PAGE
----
Add the BMW 3-Series to the lengthening list of convertibles that have abandoned the traditional soft top for a retractable hardtop, the automotive equivalent of having your cake and eating it, too.

The upside: No longer can any cretin with a dime-store pocketknife gain access to your car's interior. And I've yet to test one that, top up, isn't quieter on the road than a cloth-top equivalent. They seal better against the rain and wind and in car washes, too.

The downside: more weight, more complexity, more cost. But it's undeniably the trend.

The test car was a 2007 BMW 328i convertible, the less expensive of the two 3-Series drop-tops. The main difference is the engine: The 328i has a smooth, mild-mannered, 3.0-liter inline six-cylinder with 230 horsepower. The 335i also has a 3.0-liter, inline six-cylinder engine, but with twin turbochargers, it has 300 horsepower.

Which also means a difference in price: The 328i convertible starts at $43,200, and the 335i starts at $49,100. Those numbers are with a manual transmission: Our tester had the six-speed automatic, which adds $1,275, and several other features including leather seats. Bottom line on the test car, with shipping, was $48,400. It did not have several features, including a navigation system and (thankfully) BMW's annoying i-Drive system, which uses a joysticklike control to handle, and consequently complicate, several features.

In fact, instruments and controls in the test car were simple, straightforward and easy to use. The operation of the hardtop is handled by a single switch in the console: Top down or top up takes only 22 seconds, BMW says, and that's about right. The top stows itself in the trunk, unseen and out of the way, but it does cut the trunk space roughly in half with the top down.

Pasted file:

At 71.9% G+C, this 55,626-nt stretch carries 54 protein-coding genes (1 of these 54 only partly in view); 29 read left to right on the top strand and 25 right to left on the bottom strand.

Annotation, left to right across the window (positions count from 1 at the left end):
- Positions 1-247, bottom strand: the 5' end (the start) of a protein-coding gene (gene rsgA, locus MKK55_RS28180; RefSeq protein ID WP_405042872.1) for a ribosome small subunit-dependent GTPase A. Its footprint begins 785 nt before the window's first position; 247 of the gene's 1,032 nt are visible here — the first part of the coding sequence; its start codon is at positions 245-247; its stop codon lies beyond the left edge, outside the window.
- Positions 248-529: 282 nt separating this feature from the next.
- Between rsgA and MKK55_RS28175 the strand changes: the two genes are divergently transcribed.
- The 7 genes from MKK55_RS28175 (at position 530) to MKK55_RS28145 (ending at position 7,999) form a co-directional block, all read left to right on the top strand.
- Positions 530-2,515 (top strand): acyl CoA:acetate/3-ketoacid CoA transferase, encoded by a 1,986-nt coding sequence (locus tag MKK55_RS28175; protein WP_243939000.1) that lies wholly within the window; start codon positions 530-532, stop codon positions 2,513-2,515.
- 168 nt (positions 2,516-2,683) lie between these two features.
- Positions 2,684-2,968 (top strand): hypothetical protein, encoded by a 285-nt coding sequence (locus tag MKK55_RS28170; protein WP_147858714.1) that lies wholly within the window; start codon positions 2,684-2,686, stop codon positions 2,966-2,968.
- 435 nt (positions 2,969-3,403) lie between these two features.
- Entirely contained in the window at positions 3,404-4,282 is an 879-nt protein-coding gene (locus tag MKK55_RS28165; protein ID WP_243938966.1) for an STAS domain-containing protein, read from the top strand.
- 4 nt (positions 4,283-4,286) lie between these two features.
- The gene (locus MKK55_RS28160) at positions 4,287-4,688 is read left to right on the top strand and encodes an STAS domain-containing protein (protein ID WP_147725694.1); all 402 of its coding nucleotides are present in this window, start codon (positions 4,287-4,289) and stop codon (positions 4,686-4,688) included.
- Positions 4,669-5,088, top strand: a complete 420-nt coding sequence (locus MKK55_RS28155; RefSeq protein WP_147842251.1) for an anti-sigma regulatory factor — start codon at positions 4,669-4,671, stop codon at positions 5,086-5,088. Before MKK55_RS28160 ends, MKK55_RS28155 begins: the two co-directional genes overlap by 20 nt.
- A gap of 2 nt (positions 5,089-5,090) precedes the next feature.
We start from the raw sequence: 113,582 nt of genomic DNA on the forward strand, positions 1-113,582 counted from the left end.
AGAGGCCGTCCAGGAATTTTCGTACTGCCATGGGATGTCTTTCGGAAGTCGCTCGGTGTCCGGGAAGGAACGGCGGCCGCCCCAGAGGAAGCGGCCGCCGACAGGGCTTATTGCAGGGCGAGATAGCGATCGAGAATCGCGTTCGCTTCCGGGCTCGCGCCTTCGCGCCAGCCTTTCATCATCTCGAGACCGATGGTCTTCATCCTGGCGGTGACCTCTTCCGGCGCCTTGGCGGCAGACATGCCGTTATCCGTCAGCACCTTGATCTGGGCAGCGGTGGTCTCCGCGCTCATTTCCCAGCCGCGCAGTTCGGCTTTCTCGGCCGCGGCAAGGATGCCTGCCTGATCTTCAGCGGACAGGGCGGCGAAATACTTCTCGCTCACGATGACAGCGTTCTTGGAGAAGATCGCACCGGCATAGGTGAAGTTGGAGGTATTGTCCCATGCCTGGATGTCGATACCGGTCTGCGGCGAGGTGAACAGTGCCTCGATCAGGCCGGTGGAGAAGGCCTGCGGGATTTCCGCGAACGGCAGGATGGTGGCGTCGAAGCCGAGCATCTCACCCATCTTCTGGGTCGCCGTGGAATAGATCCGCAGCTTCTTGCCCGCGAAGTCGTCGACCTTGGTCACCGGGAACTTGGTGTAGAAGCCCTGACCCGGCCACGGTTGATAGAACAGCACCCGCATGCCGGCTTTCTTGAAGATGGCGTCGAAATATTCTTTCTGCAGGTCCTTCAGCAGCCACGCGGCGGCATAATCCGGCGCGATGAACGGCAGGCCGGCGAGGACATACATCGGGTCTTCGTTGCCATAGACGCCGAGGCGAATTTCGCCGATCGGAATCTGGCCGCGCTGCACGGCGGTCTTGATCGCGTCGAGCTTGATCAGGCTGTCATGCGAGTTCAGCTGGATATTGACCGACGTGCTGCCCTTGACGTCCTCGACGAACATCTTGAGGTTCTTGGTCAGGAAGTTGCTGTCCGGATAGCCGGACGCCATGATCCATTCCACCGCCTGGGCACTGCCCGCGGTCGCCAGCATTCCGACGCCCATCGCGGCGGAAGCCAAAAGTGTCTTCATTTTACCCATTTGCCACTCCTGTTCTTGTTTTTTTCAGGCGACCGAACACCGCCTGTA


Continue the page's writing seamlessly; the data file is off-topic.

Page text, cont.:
On the road, the 328i convertible is nimble and very solid, regardless of whether the top is up or down. Handling is typically BMW -- sure-footed but surprisingly smooth-riding. Tires are "run flats," which mean they can operate for an extended period, even if they're deflated. Run-flats tend to ride a little rougher than regular tires, but -- in this case, at least -- they eliminate the need for a spare.

Outside, the profile of the 328i was, I think, one of the most handsome BMWs yet -- cloth-topped 3-Series cars from previous generations never looked quite right. Inside, though, the 328i's interior is pretty chilly -- aluminum, plastic and leather. Front seats are superb, rear seats are a pain to get in and out of, and when you are finally back there, cramped.

The 328i's engine does not feel quite like 230 horsepower, but it is more than adequate. Fuel mileage is rated at 20 miles per gallon city, 30 mpg highway for the automatic, 19/29 for the manual. And that'll be premium, please.

The latest issue of Car and Driver magazine selected the 328i convertible as the winner of a comparison test, beating the Audi A4, Saab 9-3, Volkswagen Eos and Volvo C70. Those are all very good cars, and the win for BMW means a very solid endorsement. There isn't much to add.